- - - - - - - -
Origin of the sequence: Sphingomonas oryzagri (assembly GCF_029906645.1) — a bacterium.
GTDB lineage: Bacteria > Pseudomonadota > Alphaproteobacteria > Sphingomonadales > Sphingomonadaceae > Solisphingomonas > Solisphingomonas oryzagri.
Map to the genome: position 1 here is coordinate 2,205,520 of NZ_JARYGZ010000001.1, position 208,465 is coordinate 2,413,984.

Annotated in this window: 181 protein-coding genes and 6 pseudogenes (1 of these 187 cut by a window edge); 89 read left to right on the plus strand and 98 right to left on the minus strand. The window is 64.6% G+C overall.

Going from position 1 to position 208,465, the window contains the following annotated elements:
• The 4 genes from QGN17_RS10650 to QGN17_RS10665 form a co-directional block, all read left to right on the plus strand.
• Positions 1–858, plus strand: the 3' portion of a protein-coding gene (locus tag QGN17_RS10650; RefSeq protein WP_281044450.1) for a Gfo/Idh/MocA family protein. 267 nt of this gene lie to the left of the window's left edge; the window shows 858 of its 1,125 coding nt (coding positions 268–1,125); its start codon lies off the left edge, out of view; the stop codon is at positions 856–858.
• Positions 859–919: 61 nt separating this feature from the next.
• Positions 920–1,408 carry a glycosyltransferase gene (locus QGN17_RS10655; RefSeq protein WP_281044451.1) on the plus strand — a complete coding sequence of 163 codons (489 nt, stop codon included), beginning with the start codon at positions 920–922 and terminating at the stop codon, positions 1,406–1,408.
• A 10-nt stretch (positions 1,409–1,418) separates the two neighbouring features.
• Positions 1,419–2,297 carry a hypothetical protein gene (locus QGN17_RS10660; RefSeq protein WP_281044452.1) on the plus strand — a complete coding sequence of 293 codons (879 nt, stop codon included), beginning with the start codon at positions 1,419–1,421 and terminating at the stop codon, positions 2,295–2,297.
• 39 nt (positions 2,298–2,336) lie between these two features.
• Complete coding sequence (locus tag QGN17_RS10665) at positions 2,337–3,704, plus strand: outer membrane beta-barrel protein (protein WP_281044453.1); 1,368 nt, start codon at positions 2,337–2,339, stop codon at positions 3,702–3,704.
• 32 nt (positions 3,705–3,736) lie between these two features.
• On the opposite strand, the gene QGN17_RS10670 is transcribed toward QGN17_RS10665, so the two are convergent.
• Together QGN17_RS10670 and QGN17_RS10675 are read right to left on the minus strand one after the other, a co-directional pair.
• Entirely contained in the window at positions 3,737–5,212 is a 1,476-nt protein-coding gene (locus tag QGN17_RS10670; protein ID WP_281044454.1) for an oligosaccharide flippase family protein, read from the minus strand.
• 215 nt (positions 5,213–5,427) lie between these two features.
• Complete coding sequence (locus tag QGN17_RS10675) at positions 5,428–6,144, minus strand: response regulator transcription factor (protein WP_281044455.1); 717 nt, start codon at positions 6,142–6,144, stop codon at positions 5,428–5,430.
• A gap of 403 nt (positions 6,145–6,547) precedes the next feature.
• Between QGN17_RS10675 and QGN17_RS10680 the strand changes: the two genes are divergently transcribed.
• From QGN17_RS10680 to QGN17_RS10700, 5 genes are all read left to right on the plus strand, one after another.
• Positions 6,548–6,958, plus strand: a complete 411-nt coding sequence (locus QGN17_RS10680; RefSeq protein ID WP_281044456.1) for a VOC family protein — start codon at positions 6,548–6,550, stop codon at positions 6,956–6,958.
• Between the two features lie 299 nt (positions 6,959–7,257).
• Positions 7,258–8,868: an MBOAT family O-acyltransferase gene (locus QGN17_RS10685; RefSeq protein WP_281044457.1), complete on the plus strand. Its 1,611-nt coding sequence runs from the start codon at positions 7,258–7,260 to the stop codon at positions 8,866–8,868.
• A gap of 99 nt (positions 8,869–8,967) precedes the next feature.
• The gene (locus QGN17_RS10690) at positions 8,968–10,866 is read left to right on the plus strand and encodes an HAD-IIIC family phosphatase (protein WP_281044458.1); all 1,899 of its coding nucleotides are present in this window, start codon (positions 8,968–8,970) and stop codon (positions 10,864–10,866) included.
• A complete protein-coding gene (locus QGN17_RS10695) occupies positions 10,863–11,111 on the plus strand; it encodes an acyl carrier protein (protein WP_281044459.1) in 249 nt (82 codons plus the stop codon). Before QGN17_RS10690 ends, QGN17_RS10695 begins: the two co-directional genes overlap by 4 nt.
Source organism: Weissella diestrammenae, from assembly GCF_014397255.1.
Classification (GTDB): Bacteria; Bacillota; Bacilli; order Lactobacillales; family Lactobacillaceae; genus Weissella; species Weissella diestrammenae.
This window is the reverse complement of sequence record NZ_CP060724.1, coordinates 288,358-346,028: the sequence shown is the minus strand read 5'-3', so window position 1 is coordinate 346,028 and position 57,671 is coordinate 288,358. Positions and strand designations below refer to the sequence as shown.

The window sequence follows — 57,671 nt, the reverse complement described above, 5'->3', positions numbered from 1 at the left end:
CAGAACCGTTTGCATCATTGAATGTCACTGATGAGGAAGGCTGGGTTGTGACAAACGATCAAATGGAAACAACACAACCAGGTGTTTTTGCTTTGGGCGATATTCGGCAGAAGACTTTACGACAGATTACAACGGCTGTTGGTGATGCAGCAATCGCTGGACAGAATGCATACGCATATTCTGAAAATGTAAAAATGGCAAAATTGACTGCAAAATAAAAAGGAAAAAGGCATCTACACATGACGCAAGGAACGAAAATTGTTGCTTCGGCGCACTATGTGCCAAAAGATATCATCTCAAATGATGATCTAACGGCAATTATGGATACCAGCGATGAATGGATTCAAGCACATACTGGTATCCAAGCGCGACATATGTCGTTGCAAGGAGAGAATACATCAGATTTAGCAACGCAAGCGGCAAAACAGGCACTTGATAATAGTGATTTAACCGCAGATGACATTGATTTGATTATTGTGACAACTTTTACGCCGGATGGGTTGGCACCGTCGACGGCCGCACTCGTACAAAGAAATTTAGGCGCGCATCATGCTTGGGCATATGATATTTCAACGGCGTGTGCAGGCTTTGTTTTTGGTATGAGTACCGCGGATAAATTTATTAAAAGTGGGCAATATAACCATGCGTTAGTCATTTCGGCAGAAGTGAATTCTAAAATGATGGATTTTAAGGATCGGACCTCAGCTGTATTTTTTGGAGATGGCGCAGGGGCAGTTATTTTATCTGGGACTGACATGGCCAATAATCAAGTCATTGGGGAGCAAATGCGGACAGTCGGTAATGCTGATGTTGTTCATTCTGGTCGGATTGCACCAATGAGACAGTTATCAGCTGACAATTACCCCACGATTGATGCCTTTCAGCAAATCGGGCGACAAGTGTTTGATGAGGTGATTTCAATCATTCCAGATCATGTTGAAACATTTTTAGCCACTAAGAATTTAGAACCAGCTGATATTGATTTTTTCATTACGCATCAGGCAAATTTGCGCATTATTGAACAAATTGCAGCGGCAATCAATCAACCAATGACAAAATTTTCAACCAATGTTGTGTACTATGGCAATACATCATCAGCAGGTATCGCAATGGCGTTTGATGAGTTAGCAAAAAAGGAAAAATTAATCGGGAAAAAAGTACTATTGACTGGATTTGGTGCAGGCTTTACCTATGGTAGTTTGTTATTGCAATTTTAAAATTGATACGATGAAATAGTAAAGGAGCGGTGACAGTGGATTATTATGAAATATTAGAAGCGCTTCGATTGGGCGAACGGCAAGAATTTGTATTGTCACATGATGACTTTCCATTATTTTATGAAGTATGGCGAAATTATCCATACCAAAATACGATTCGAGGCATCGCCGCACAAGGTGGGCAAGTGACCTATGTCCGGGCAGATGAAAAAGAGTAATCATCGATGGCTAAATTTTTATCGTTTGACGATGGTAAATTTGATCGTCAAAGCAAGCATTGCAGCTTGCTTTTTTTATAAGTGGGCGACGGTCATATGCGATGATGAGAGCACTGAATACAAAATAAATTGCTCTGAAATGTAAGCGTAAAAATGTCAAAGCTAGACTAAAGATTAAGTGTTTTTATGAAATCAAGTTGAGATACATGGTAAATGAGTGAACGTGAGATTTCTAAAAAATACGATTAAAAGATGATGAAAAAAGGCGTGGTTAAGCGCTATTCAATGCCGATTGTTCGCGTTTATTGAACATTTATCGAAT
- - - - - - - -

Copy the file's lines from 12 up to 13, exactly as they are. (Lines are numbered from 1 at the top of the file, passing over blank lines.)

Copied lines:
• 39 nt (positions 2,298–2,336) lie between these two features.
• Complete coding sequence (locus tag QGN17_RS10665) at positions 2,337–3,704, plus strand: outer membrane beta-barrel protein (protein WP_281044453.1); 1,368 nt, start codon at positions 2,337–2,339, stop codon at positions 3,702–3,704.